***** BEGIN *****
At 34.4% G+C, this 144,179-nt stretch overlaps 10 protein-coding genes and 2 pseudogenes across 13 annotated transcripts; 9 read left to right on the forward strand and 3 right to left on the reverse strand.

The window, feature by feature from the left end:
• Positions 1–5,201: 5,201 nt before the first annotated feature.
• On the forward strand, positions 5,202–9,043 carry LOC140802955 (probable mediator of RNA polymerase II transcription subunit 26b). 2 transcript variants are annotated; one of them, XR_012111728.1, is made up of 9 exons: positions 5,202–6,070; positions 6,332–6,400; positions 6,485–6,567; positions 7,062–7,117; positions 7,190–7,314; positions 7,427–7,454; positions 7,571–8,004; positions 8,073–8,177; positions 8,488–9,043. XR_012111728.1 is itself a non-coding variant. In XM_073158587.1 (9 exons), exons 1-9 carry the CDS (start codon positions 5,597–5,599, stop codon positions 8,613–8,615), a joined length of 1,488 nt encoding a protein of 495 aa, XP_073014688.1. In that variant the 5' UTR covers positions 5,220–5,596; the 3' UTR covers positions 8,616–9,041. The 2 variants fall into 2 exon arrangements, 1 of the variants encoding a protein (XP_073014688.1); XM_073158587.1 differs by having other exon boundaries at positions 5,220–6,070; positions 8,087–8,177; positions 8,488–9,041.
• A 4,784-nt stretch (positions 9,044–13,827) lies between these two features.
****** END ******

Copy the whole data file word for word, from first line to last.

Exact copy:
At 34.4% G+C, this 144,179-nt stretch overlaps 10 protein-coding genes and 2 pseudogenes across 13 annotated transcripts; 9 read left to right on the forward strand and 3 right to left on the reverse strand.

The window, feature by feature from the left end:
• Positions 1–5,201: 5,201 nt before the first annotated feature.
• On the forward strand, positions 5,202–9,043 carry LOC140802955 (probable mediator of RNA polymerase II transcription subunit 26b). 2 transcript variants are annotated; one of them, XR_012111728.1, is made up of 9 exons: positions 5,202–6,070; positions 6,332–6,400; positions 6,485–6,567; positions 7,062–7,117; positions 7,190–7,314; positions 7,427–7,454; positions 7,571–8,004; positions 8,073–8,177; positions 8,488–9,043. XR_012111728.1 is itself a non-coding variant. In XM_073158587.1 (9 exons), exons 1-9 carry the CDS (start codon positions 5,597–5,599, stop codon positions 8,613–8,615), a joined length of 1,488 nt encoding a protein of 495 aa, XP_073014688.1. In that variant the 5' UTR covers positions 5,220–5,596; the 3' UTR covers positions 8,616–9,041. The 2 variants fall into 2 exon arrangements, 1 of the variants encoding a protein (XP_073014688.1); XM_073158587.1 differs by having other exon boundaries at positions 5,220–6,070; positions 8,087–8,177; positions 8,488–9,041.
• A 4,784-nt stretch (positions 9,044–13,827) lies between these two features.